Tuesday, April 19, 2011

Getting your Zzzs.




HOW SLEEP IS GOOD FOR YOU
  • Sleep is good for the heart – lack of sleep is associated with high blood pressure, cholesterol, and heart attacks
  • Sleep may prevent cancer – light exposure at night reduces the level of melatonin, a hormone that makes us sleepy and protects against cancer
  • Sleep reduces stress – sleep deprivation is seen by the body as a stressful situation, triggering a stress response that in turn causes weight gain and type 2 diabetes
  • Sleep reduces inflammation – the stress response increases inflammation in the body, increasing the risk for heart disease, cancer, arthritis and other chronic diseases
  • Sleep makes you more alert – a good night of sleep increases your cognitive ability
  • Sleep bolsters your memory – our brains work while we are asleep, processing the day's events and storing new information
  • Sleep may help you lose weight – sleep deprivation increases your odds of gaining weight, and sleeping enough makes it easier to lose weight.  Dieters who slept 8.5 hours lost 55% more body fat than dieters who slept 5.5 hours.
  • Naps make you smarter – napping during the day is an effective alternative to caffeine, improving memory, cognitive function including problem solving, and mood.
  • Sleep may reduce your risk of depression – lack of sleep affects the balance of chemicals in your brain. People with lower serotonin levels increase their risk of depression by not getting enough sleep.
  • Sleep helps the body make repairs – Growth Hormone is released while we are sleeping, so that the body can the house keeping activities of detox, repair and reorganization.  Wounds heal faster and our immune systems are stronger with proper sleep.

HOW TO GET GREAT SLEEP
  • Keep a regular sleep schedule.  Humans are diurnal, so if you sleep at night your natural circadian rhythm will stimulate appropriate hormones for tissue repair at night, and wakefulness in the morning. 
  • When the days are short, allow yourself to sleep more.
  • Keep your sleep area dark.  Relocate bright clocks or LED lights, and block traffic or street lights with thick blackout curtains. 
  • Avoid television, computer screens, and unnecessary electric lights for an hour before bedtime.  Darkness lets your body manufacture melatonin so you fall deeply asleep quicker.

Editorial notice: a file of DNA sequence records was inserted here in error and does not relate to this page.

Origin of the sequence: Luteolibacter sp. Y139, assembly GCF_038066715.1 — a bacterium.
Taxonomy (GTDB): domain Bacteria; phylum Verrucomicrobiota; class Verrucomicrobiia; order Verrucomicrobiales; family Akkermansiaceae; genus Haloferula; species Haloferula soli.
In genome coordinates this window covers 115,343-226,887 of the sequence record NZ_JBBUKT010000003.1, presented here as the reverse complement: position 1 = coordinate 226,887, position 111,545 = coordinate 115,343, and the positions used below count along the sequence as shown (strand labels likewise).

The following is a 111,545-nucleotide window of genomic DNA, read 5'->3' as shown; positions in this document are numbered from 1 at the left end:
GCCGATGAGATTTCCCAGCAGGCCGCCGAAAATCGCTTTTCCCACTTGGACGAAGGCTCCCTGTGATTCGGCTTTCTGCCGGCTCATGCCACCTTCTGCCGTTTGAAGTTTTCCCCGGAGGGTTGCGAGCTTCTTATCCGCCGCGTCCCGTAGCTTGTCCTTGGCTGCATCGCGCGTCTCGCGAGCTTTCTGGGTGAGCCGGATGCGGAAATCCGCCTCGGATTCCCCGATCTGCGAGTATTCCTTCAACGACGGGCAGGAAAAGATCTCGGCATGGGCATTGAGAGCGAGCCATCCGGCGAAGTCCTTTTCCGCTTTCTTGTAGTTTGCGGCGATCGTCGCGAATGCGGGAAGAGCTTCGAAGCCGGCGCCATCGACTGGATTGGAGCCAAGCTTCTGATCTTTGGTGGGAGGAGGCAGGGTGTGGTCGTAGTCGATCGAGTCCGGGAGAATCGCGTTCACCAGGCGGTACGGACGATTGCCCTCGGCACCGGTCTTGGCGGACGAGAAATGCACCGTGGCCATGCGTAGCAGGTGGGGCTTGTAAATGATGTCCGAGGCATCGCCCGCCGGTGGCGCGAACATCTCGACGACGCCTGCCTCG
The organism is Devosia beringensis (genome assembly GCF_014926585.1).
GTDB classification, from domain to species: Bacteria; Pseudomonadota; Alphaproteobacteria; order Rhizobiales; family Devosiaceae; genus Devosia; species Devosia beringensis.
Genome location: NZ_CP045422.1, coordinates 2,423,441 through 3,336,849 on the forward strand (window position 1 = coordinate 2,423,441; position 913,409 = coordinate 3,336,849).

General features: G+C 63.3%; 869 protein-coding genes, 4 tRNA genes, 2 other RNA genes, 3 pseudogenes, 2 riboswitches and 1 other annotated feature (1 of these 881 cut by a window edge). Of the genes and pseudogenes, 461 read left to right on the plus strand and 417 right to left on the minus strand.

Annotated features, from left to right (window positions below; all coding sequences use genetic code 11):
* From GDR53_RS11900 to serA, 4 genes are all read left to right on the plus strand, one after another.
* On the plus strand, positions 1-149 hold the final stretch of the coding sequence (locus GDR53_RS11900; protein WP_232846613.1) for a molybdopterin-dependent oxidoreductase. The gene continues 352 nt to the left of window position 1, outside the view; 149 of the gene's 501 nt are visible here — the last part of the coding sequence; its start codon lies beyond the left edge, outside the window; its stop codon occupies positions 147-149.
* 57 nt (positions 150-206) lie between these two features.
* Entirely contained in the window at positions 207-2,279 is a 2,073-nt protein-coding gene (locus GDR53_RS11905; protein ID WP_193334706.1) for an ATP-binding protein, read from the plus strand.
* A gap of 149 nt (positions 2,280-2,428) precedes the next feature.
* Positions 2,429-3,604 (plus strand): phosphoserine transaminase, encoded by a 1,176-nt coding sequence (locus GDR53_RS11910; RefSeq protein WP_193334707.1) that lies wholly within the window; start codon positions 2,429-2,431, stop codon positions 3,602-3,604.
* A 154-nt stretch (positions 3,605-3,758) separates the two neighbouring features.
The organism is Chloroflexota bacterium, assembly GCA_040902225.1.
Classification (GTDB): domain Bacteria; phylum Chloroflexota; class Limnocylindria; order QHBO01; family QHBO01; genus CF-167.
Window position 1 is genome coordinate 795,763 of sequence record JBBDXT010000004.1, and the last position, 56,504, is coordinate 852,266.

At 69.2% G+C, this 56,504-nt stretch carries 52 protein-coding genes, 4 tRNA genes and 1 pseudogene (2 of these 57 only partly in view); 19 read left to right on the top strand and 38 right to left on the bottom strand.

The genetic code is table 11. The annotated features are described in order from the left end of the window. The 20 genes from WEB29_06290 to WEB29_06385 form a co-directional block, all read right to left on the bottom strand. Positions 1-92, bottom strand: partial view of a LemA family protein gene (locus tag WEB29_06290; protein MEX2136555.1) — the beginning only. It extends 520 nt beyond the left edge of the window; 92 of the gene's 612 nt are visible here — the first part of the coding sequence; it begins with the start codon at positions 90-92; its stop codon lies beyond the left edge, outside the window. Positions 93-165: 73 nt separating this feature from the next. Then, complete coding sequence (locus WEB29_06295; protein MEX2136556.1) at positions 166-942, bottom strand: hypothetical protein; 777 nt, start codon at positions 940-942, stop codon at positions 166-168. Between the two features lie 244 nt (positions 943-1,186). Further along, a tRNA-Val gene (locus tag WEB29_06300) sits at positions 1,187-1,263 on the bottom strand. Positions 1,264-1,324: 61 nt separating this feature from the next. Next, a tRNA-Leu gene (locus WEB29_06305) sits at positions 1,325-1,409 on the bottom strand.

• Make your bed a place of sweet respite.  Avoid stressful activities (like work) in the sleeping area. 
  • Keep the bedroom cool, 70F or lower.  Wear socks to bed or use a hot water bottle to keep your feet toasty.
  • Avoid overuse of stimulants.  Too much coffee will keep you up at night, even if you only drink it in the morning. 
  • Avoid bedtime snacks.  Eating at night confuses our internal clock. 
  • Eat a small serving of protein that contains the amino acid tryptophan at your last meal of the day.  Some good dietary sources of tryptophan include oats, bananas, dates, milk, yogurt, cottage cheese, grass fed meat, poultry, fish, eggs, sesame and spirulina.
  • Limit beverages for 2 hours before bedtime, to minimize getting up.
  • Go to bed early enough that you can get plenty of sleep before the alarm goes off.   The ideal is to be deeply asleep before 11pm so that your adrenal glands can recharge properly.
  • Avoid stimulating supplements (such as B vitamins, tyrosine and ginseng) in the evening.
  • If you do everything in our list of how to get great sleep, and still have trouble sleeping, consult your physician who may be able to assist with further advice or supplements.  Beware of OTC sleep preparations as they may be addictive, or have unwanted effects.

SLEEP DEFICITS: BAD NEWS
  • Adults need 6-8 hours/night, depending on our base need (7-8 hours) and our sleep debt or surplus.  In other words, if you’ve slept 5 hours per night for a whole week, you might be due for a 12 hour slumber, but if you’ve been getting your 8, you might get away with a 5 hour night without major repercussions.  Most adults routinely sleep less than they need, then go with even less sleep during stressful periods.  Teens rarely get the 9 to 10 hours per night that they need.  The only group who seems to get enough sleep is infants, who need to sleep 18 hours a day.
  • People who live by the saying “I can sleep when I'm dead” will be dead sooner than the people who sleep while they are alive.  A long-term sleep deficit contributes to cancer, cardiovascular disease, obesity, depression, memory loss, weak immunity, aging and death from all causes.  
  • There are more heart attacks on Mondays.  On the week in the spring when daylight savings time cuts into our sleep by an hour there are more heart attacks on Monday, Tuesday and Wednesday.
  • 63% of U.S. married women say they would rather watch a movie, read a book, or sleep one more hour, than to have sex with their husbands.
  • People often don't have a very good idea how much they have slept, and people can be unconscious for a long time and still not be well rested.  Quality of sleep matters.

Thank you to Jamey Kirkpatrick, Alfredo Macedo and Teresa Gryder for conceiving and constructing this information. Nature Cure Elective Fall 2010.

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